Now the reason I should have had an advanced directive is that I would have scouted potential placements prior to going crazy. Facilities greatly vary and I ended up at one that served primarily Medicaid recipients and the indigent. This is not a comment on the patients, but the quality of the medical services and facilities. They made me get naked squat and cough when I checked in, like I might cough out my affliction. The experience of giving birth doesn’t prepare you for that kind of humiliation. I was mad being there and do recall calling everyone there “fucking retards”. It is interesting that the insults you used as a teenager just come flooding back. And a psych ward is never PC.
It seems like most patients there are on PRN tranquilizers at night to make everyone’s job easier. Even then the first night I still had mild insomnia. By the next day I had the wherewithal to ask for an overview of the meds they put me on. The nurse acted inconvenienced by my request, probably because it used too much printer paper. Yet, side effects have already inconvenienced me more than the cost of printer paper. I quickly deduced that most of the young people there were there as a stepping-stone to drug treatment and older people had a host of conditions, including chronic homelessness. The evidence is there that access to early intervention is fundamental to improving long-term outcomes and it is hard to know some young people now are on the way to preventable long term instability.
By the second day, I was able to apologize for insulting staff and realize I should be taking copious notes with the provided fat magic markers. I then learned that my baby couldn’t even visit me. I paced the halls for exercise and sometimes her new baby smell would envelope my olfactory. I hadn’t been in-patient for a decade and even then I only had a 72-hour hold. Therefore, I was sure I’d be getting out soon. Yet, I was informed that the average length of stay there was 10 days so I started doing my discharge planning. I read the manual and clearly attending groups was considered imperative for release. The first group I recall was karaoke and I sang a duet with the sweetest girl with a baby voice that lived in a group home. She shared later that her rap sheet was multiple pages because she liked to pick fights with the cops that get called on her. Relatable. My other new friend at karaoke was someone who had blown through 40k inheritance money and had been in detox for heroin 5 times in the past year. Although, he did have bad taste in music and sang an acapella tribute to the Linkin Park singer that killed himself. We later debated about whether suicide is courageous. I think not.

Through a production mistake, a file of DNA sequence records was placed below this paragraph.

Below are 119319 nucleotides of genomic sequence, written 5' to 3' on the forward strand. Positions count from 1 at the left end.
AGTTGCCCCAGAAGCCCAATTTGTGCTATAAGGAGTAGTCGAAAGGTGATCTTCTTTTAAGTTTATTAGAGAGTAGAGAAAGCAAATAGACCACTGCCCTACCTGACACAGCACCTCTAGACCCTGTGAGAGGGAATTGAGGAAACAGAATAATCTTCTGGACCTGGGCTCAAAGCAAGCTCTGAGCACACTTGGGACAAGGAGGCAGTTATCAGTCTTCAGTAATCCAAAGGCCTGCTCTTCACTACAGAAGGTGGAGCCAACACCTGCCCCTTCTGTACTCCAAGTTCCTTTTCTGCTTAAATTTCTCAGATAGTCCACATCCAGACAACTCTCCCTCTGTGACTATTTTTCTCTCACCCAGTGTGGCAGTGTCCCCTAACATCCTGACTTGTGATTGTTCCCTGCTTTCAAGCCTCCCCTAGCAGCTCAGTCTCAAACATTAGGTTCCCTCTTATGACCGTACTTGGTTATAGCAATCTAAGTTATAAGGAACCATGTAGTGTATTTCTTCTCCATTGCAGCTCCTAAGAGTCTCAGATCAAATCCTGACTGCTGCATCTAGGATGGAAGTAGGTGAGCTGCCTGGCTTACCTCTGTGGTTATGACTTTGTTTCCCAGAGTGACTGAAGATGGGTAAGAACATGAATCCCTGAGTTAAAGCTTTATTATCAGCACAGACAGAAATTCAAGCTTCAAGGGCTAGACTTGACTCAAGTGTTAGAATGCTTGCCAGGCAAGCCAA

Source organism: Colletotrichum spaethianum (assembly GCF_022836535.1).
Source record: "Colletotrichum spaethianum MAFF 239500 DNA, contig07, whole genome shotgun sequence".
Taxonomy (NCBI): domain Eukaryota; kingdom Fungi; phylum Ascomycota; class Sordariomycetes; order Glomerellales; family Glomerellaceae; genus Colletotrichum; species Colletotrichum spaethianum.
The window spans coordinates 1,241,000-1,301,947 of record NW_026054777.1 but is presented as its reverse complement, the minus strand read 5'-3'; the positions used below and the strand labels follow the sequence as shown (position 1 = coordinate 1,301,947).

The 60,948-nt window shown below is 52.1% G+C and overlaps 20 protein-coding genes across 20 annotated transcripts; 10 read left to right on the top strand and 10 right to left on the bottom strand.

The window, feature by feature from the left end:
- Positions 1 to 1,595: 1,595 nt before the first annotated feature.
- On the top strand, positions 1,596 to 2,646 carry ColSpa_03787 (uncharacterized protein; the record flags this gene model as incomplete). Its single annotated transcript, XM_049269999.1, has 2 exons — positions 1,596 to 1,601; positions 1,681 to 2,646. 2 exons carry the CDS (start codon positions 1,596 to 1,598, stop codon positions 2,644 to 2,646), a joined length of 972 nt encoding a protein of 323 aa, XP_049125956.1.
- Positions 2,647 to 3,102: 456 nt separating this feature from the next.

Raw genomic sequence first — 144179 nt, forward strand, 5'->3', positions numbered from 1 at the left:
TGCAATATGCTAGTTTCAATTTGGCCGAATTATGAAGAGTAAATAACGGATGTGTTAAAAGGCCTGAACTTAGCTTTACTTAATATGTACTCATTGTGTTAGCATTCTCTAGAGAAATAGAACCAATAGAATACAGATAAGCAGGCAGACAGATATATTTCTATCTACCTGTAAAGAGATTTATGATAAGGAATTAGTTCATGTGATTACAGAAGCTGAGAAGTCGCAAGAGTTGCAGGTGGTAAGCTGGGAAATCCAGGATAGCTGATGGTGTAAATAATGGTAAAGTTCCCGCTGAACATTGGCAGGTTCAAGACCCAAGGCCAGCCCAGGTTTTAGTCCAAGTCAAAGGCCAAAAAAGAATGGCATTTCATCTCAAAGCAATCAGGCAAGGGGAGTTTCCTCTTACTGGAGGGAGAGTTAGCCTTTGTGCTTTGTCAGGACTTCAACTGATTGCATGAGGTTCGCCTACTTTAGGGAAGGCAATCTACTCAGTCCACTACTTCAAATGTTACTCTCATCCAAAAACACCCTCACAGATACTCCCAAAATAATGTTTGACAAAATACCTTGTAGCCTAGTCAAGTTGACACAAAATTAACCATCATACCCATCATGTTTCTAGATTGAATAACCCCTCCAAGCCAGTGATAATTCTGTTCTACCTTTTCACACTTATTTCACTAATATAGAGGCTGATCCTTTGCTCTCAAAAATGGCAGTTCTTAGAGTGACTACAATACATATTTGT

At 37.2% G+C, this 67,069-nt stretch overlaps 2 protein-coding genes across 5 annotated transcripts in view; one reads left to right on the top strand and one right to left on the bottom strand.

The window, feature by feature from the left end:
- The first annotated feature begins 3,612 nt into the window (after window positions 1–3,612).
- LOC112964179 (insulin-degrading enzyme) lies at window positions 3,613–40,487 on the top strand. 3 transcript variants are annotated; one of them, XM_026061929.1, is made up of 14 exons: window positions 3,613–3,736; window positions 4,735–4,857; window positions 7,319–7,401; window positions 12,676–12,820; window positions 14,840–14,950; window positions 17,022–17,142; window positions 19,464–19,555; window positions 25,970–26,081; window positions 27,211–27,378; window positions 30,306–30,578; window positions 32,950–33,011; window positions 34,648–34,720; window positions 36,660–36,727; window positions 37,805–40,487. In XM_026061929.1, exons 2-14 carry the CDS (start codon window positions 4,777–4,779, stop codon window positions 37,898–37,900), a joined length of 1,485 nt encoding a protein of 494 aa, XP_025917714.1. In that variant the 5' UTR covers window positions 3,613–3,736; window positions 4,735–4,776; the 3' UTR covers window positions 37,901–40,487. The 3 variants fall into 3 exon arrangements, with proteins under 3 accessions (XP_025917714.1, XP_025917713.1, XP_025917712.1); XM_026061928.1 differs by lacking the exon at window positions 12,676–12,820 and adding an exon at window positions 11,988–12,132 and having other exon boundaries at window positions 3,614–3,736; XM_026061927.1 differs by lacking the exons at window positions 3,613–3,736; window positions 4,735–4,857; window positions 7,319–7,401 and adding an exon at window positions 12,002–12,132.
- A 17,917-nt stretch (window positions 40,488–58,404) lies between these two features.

It was on the third day that my new best friend arrived. She was a young twenty-something in the midst of her transition. We were insta-besties. She’d walk the halls with me and we’d gossip and laugh. Some patients called her a faggot and other names to her face. Some staff appeared uncomfortable around her and she was the coolest one there. Haters. The next time we each individually met with the psychiatrist we were both accused of being “hyper-verbal” and having “inappropriate conversations”. This is probably because we talked about stuff relating to gender, sex, and politics. We attended our first group together and got to paint our nails, which was great for the guy who ended up spiriting away some nail polish remover to huff in his room. After group, I ran into the medical doctor in the hallway and asked him if he knew when I could be discharged, as I had missed my postpartum check-up and had residual pain from my stitches. He was kind and said that only the psychiatrist has that power.